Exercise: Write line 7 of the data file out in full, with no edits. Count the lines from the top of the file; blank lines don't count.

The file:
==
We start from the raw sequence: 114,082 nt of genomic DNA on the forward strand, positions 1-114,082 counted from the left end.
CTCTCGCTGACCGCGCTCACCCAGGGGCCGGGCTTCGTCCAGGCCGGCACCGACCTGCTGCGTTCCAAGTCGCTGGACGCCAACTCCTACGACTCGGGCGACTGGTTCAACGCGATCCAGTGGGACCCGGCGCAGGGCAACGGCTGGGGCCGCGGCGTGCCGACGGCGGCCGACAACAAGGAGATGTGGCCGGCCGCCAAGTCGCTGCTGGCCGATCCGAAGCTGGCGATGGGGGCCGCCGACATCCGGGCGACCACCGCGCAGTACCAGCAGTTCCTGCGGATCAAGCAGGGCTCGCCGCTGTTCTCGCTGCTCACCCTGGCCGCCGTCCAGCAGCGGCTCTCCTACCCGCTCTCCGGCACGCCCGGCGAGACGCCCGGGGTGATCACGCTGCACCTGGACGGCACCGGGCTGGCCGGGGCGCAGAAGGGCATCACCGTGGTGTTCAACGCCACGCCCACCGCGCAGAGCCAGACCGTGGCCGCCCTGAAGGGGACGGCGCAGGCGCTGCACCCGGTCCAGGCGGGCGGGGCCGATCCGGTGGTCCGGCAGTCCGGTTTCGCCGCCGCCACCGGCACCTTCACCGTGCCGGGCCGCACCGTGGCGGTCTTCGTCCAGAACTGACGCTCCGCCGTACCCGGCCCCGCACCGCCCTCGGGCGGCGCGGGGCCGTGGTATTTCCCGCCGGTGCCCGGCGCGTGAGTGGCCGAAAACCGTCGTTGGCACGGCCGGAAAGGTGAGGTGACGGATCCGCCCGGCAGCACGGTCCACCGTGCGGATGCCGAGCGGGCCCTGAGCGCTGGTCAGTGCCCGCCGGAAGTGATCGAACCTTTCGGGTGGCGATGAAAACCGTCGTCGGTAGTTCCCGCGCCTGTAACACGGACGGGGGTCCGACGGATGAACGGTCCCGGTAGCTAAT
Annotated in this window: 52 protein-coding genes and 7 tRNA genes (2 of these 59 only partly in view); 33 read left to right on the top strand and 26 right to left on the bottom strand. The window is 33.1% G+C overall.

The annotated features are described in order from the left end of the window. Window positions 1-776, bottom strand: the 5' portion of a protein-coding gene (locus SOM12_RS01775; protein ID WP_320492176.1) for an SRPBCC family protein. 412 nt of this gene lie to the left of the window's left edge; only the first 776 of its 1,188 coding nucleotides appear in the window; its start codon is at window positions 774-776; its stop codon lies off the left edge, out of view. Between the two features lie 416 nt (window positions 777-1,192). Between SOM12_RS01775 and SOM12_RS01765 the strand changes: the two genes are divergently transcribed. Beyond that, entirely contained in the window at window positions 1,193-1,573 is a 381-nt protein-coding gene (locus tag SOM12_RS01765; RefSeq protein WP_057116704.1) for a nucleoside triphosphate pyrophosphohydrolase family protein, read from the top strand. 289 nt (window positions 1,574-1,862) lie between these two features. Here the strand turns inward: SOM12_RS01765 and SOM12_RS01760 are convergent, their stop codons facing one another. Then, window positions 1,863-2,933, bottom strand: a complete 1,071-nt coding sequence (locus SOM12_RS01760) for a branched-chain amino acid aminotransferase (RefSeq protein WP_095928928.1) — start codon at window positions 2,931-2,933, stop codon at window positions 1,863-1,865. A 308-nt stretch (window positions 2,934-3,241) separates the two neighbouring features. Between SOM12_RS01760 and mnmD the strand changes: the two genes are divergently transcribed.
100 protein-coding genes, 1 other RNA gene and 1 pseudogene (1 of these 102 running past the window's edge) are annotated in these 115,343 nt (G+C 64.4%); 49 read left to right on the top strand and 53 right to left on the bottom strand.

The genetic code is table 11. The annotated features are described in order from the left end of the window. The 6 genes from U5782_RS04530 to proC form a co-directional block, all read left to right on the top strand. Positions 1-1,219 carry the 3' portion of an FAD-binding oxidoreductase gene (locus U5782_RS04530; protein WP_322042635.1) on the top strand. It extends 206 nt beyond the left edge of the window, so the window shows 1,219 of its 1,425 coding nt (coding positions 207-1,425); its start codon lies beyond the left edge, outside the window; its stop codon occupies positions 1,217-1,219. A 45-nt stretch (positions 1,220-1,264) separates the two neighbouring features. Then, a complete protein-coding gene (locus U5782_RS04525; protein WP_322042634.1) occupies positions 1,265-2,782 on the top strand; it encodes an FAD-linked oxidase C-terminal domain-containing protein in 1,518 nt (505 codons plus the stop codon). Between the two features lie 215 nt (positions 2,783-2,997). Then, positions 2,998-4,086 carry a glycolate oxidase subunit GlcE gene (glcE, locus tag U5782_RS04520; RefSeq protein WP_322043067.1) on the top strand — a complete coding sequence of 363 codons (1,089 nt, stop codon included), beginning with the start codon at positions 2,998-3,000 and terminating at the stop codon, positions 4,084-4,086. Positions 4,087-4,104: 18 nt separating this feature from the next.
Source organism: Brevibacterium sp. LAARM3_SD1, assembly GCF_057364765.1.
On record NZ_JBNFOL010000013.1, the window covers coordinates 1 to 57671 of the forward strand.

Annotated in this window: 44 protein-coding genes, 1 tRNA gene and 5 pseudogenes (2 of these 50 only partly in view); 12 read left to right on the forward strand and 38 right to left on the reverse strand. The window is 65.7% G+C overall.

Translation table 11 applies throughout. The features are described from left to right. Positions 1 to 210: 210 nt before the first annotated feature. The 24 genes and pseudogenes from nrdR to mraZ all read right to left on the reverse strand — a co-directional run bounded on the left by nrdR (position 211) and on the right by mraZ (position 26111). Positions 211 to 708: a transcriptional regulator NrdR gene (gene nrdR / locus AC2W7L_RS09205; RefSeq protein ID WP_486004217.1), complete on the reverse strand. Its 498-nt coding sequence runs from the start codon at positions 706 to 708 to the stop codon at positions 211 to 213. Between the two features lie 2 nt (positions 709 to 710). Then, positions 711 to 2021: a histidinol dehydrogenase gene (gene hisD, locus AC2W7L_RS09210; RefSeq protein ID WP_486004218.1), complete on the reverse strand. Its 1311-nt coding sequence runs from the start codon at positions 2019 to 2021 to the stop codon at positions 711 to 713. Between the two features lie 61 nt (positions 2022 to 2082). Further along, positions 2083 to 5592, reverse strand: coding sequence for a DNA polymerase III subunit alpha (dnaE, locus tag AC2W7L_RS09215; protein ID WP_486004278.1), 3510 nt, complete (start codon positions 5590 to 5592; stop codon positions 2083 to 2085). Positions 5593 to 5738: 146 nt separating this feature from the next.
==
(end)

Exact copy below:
Source organism: Brevibacterium sp. LAARM3_SD1, assembly GCF_057364765.1.